After this month losing his military titles and royal patronages, a source close to the Duke said he would “continue to defend himself” against accusations by Virginia Giuffre.

She is alleging that she was trafficked by the late US paedophile financier Jeffrey Epstein and others to Prince Andrew, and that he sexually abused her when she was under the age of 18 – making Ms Giuffre a minor under US law at the time of the alleged abuses.

Prince Andrew vehemently denies all the allegations.

Royal author Margaret Holder, writing above, described the poll results as “decisive”.

She added: “Many are fed up with the disgrace of Andrew’s tawdry behaviour and feel he has demeaned The Queen.”

Andrew’s biographer Nigel Caw-thorne declared: “If an American jury finds against him, there will be no possible road back for him.

“He could end up being driven to live out the rest of his days in a sort of semi-reclusive, self-imposed exile.

“People will hate him here and there’ll be nowhere for him to hide.”

Alternatively, it was pointed out last week that if the Duke wins the case as a private citizen, the Queen could restore his military ranks, patronages and use of the HRH title.

However, the “associate” of Andrew also cautioned that it might be a “different matter” if Andrew’s brother, Prince Charles, has ascended to the throne. But they insisted: “I’m sure he will do what’s right for the family and country.”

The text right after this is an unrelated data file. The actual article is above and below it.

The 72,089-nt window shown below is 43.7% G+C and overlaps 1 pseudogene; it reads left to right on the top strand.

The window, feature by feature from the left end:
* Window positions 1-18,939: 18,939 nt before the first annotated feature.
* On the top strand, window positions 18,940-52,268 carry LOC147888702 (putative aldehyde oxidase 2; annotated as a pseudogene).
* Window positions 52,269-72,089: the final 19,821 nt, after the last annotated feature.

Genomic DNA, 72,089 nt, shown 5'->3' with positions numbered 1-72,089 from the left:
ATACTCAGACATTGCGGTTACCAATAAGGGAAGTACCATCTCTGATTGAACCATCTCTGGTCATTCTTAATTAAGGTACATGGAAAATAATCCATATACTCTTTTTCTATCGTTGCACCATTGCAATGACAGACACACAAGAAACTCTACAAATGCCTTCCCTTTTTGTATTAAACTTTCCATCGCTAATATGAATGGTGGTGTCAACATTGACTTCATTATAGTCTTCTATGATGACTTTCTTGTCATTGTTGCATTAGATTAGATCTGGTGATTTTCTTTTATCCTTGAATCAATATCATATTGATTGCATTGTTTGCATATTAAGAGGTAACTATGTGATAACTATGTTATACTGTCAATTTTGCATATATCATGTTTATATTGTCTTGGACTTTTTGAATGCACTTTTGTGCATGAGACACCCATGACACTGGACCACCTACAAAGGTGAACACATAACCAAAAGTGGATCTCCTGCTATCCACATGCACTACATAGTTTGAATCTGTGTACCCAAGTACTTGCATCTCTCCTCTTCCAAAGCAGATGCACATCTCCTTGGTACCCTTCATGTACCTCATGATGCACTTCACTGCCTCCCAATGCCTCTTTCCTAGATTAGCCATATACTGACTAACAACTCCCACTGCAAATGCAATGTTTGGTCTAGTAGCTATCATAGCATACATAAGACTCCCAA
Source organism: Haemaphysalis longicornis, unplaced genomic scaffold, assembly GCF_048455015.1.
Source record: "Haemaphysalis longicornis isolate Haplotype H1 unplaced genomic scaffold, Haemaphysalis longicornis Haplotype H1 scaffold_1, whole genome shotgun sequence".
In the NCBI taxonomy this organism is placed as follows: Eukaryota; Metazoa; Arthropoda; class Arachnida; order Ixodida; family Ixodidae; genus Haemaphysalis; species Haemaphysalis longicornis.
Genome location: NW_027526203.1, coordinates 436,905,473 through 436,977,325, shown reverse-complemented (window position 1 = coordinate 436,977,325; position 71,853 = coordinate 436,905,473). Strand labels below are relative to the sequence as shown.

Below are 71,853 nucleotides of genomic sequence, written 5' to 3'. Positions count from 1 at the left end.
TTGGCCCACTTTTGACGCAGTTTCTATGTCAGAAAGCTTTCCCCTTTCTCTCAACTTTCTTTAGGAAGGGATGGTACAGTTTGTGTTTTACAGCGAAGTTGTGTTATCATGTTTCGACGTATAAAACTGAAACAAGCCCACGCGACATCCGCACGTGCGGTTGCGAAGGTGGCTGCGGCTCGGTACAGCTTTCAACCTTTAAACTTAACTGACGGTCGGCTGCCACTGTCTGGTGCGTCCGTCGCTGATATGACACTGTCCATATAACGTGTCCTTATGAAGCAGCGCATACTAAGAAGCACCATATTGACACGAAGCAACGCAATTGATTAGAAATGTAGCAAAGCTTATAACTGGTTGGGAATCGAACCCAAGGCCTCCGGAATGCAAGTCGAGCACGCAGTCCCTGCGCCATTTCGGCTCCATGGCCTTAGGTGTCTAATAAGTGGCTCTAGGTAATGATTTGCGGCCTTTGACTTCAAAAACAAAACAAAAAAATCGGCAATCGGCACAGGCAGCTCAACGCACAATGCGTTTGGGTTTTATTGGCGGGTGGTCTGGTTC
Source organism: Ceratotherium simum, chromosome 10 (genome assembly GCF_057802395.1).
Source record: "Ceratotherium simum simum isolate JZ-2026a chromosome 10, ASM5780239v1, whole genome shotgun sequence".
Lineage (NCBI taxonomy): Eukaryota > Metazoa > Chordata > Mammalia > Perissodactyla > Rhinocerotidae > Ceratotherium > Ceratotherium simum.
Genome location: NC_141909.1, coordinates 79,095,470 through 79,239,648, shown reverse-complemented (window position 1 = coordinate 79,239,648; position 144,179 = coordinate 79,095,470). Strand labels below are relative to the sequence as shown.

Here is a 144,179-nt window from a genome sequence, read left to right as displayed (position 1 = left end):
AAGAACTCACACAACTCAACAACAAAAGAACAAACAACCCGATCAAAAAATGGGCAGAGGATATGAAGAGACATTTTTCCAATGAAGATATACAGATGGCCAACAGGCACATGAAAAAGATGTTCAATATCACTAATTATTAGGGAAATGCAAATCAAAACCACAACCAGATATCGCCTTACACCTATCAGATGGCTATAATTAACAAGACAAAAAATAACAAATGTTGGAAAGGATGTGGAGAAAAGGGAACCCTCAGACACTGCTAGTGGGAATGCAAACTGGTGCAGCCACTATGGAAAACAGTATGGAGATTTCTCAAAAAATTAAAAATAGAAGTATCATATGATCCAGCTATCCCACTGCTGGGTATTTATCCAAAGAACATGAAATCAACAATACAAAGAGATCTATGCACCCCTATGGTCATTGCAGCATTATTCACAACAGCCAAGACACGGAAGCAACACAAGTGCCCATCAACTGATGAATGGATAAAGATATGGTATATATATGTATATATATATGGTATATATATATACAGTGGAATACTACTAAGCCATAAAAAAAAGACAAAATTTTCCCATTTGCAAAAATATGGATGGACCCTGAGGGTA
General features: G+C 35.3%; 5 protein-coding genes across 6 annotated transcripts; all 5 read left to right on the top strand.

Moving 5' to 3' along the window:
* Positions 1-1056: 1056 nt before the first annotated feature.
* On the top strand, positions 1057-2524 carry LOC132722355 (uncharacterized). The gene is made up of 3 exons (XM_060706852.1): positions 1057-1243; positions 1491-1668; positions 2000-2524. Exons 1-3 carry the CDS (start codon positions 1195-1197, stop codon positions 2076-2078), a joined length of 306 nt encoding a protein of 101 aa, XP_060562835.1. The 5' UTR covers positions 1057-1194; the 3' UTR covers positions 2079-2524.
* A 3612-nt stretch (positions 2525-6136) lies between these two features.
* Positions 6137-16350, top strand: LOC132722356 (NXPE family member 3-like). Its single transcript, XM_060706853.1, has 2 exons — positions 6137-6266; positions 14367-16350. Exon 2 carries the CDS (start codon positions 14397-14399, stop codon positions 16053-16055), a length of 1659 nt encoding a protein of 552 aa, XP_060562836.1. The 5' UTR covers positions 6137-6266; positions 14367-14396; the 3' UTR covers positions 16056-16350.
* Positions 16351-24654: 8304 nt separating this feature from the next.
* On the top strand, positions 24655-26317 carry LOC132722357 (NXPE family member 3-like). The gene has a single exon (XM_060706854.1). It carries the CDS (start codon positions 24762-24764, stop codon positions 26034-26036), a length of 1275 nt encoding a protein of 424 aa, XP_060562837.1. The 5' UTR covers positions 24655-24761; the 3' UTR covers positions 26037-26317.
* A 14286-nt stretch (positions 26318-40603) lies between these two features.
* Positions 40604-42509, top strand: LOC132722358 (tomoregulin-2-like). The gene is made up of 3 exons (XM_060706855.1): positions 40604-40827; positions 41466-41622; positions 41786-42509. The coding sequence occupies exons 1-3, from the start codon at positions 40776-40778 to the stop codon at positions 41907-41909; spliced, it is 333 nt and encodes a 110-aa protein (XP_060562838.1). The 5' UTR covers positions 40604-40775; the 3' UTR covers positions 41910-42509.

What is happening where you live? Find out by adding your postcode or visit InYourArea

In his interview with a newspaper, Mr Marr yesterday said: “There’s a sense the whole issue of the future has not been discussed for a very long time, because the Queen is so admired and so revered.

“When that terrible day comes that the Queen is no longer with us, the country will go into a state of shock.

“It will be like an ethical earthquake and I do not think it is fully understood or appreciated how this is going to be an absolutely massive moment in all our lives.”

He added: “I know the Prince of Wales has plans for reforming the monarchy – it appears Charles and William will orchestrate a clear out.

“It won’t be the same: the modern monarchy under Charles has to earn its place every day, every week and every month in people’s affections.”

It came as another poll revealed the Duchess of Cornwall is on course to win the support of the majority of the public this year.

The study suggest Britons are warming to the idea of Camilla becoming Queen when Charles ascends to the throne. The Duchess, whose popularity has risen slowly since her marriage to the Prince in 2005, is enjoying her most positive public opinion in a decade.

Her approval rating is at 45 per cent, with Charles on 60 per cent, according to a YouGov survey.

It leaves her on course to finally break the barrier of half the population embracing her role in public life.

This will boost hopes that one day she will be accepted as Queen Consort in a change from the Buckingham Palace policy after her marriage, when it was said she would be styled as HRH The Princess Consort when her husband is king.

Source: Read Full Article